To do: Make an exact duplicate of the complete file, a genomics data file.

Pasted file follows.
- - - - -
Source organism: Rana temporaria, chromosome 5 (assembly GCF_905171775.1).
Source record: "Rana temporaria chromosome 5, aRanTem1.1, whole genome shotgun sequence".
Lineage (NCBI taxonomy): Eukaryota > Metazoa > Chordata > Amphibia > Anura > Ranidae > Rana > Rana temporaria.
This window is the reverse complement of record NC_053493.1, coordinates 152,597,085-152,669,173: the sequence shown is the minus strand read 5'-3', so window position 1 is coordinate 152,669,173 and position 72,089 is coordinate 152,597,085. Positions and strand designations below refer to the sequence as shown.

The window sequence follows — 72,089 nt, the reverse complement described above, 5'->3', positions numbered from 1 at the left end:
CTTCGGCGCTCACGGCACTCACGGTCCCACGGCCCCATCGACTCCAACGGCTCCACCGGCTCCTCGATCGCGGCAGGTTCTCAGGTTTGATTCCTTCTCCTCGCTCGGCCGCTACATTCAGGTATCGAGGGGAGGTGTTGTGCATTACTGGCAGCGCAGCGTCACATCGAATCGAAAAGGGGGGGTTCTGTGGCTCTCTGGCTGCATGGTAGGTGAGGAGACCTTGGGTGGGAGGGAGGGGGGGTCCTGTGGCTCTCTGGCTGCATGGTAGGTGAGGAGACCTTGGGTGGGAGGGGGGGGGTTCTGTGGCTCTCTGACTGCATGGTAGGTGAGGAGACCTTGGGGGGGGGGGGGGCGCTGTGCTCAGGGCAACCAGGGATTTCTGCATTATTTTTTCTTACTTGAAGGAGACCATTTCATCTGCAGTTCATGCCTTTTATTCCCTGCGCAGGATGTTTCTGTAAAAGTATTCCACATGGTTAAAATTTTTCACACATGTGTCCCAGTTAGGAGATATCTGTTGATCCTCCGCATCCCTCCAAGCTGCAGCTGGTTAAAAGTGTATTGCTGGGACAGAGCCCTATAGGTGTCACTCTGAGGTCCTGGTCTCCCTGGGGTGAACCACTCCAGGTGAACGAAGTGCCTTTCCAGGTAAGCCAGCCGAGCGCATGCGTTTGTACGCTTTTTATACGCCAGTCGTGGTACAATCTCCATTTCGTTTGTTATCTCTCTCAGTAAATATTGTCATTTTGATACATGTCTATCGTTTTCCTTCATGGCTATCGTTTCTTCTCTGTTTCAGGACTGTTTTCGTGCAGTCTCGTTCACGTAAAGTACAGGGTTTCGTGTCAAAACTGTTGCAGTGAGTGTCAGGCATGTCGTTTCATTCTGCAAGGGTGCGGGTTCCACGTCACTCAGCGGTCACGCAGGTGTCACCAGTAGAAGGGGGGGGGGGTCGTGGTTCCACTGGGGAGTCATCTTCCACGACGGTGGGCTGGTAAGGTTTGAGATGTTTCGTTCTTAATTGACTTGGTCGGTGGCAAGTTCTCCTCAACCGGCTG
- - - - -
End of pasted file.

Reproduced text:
Source organism: Rana temporaria, chromosome 5 (assembly GCF_905171775.1).
Source record: "Rana temporaria chromosome 5, aRanTem1.1, whole genome shotgun sequence".
Lineage (NCBI taxonomy): Eukaryota > Metazoa > Chordata > Amphibia > Anura > Ranidae > Rana > Rana temporaria.
This window is the reverse complement of record NC_053493.1, coordinates 152,597,085-152,669,173: the sequence shown is the minus strand read 5'-3', so window position 1 is coordinate 152,669,173 and position 72,089 is coordinate 152,597,085. Positions and strand designations below refer to the sequence as shown.

The window sequence follows — 72,089 nt, the reverse complement described above, 5'->3', positions numbered from 1 at the left end:
CTTCGGCGCTCACGGCACTCACGGTCCCACGGCCCCATCGACTCCAACGGCTCCACCGGCTCCTCGATCGCGGCAGGTTCTCAGGTTTGATTCCTTCTCCTCGCTCGGCCGCTACATTCAGGTATCGAGGGGAGGTGTTGTGCATTACTGGCAGCGCAGCGTCACATCGAATCGAAAAGGGGGGGTTCTGTGGCTCTCTGGCTGCATGGTAGGTGAGGAGACCTTGGGTGGGAGGGAGGGGGGGTCCTGTGGCTCTCTGGCTGCATGGTAGGTGAGGAGACCTTGGGTGGGAGGGGGGGGGTTCTGTGGCTCTCTGACTGCATGGTAGGTGAGGAGACCTTGGGGGGGGGGGGGGCGCTGTGCTCAGGGCAACCAGGGATTTCTGCATTATTTTTTCTTACTTGAAGGAGACCATTTCATCTGCAGTTCATGCCTTTTATTCCCTGCGCAGGATGTTTCTGTAAAAGTATTCCACATGGTTAAAATTTTTCACACATGTGTCCCAGTTAGGAGATATCTGTTGATCCTCCGCATCCCTCCAAGCTGCAGCTGGTTAAAAGTGTATTGCTGGGACAGAGCCCTATAGGTGTCACTCTGAGGTCCTGGTCTCCCTGGGGTGAACCACTCCAGGTGAACGAAGTGCCTTTCCAGGTAAGCCAGCCGAGCGCATGCGTTTGTACGCTTTTTATACGCCAGTCGTGGTACAATCTCCATTTCGTTTGTTATCTCTCTCAGTAAATATTGTCATTTTGATACATGTCTATCGTTTTCCTTCATGGCTATCGTTTCTTCTCTGTTTCAGGACTGTTTTCGTGCAGTCTCGTTCACGTAAAGTACAGGGTTTCGTGTCAAAACTGTTGCAGTGAGTGTCAGGCATGTCGTTTCATTCTGCAAGGGTGCGGGTTCCACGTCACTCAGCGGTCACGCAGGTGTCACCAGTAGAAGGGGGGGGGGGTCGTGGTTCCACTGGGGAGTCATCTTCCACGACGGTGGGCTGGTAAGGTTTGAGATGTTTCGTTCTTAATTGACTTGGTCGGTGGCAAGTTCTCCTCAACCGGCTG